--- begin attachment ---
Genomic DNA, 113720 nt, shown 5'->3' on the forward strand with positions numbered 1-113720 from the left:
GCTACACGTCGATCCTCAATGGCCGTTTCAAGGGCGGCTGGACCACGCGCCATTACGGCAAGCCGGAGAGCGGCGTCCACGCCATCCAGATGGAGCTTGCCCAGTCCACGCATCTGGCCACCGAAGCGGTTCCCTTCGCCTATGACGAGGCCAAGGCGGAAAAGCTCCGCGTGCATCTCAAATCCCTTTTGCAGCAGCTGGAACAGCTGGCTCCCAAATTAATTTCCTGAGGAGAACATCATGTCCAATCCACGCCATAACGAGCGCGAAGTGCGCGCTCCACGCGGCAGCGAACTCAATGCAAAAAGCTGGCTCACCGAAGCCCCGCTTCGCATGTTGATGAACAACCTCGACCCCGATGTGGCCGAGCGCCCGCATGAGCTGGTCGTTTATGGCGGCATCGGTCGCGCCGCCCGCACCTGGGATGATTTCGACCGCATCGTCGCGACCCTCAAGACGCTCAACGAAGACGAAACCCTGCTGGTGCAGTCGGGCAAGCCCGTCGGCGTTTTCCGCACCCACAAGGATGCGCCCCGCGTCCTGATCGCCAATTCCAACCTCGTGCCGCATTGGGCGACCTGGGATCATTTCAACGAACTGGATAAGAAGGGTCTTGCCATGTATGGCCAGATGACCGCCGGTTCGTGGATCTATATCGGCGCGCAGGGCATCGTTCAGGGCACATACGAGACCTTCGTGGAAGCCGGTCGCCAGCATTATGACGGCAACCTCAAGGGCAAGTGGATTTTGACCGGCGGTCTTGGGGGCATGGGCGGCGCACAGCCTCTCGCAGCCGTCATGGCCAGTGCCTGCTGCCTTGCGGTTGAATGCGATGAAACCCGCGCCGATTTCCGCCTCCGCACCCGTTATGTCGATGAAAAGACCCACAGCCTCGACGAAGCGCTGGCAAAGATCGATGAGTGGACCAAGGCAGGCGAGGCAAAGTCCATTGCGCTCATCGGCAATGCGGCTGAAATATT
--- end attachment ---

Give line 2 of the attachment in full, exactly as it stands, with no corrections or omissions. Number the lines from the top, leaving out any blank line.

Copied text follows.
GCTACACGTCGATCCTCAATGGCCGTTTCAAGGGCGGCTGGACCACGCGCCATTACGGCAAGCCGGAGAGCGGCGTCCACGCCATCCAGATGGAGCTTGCCCAGTCCACGCATCTGGCCACCGAAGCGGTTCCCTTCGCCTATGACGAGGCCAAGGCGGAAAAGCTCCGCGTGCATCTCAAATCCCTTTTGCAGCAGCTGGAACAGCTGGCTCCCAAATTAATTTCCTGAGGAGAACATCATGTCCAATCCACGCCATAACGAGCGCGAAGTGCGCGCTCCACGCGGCAGCGAACTCAATGCAAAAAGCTGGCTCACCGAAGCCCCGCTTCGCATGTTGATGAACAACCTCGACCCCGATGTGGCCGAGCGCCCGCATGAGCTGGTCGTTTATGGCGGCATCGGTCGCGCCGCCCGCACCTGGGATGATTTCGACCGCATCGTCGCGACCCTCAAGACGCTCAACGAAGACGAAACCCTGCTGGTGCAGTCGGGCAAGCCCGTCGGCGTTTTCCGCACCCACAAGGATGCGCCCCGCGTCCTGATCGCCAATTCCAACCTCGTGCCGCATTGGGCGACCTGGGATCATTTCAACGAACTGGATAAGAAGGGTCTTGCCATGTATGGCCAGATGACCGCCGGTTCGTGGATCTATATCGGCGCGCAGGGCATCGTTCAGGGCACATACGAGACCTTCGTGGAAGCCGGTCGCCAGCATTATGACGGCAACCTCAAGGGCAAGTGGATTTTGACCGGCGGTCTTGGGGGCATGGGCGGCGCACAGCCTCTCGCAGCCGTCATGGCCAGTGCCTGCTGCCTTGCGGTTGAATGCGATGAAACCCGCGCCGATTTCCGCCTCCGCACCCGTTATGTCGATGAAAAGACCCACAGCCTCGACGAAGCGCTGGCAAAGATCGATGAGTGGACCAAGGCAGGCGAGGCAAAGTCCATTGCGCTCATCGGCAATGCGGCTGAAATATT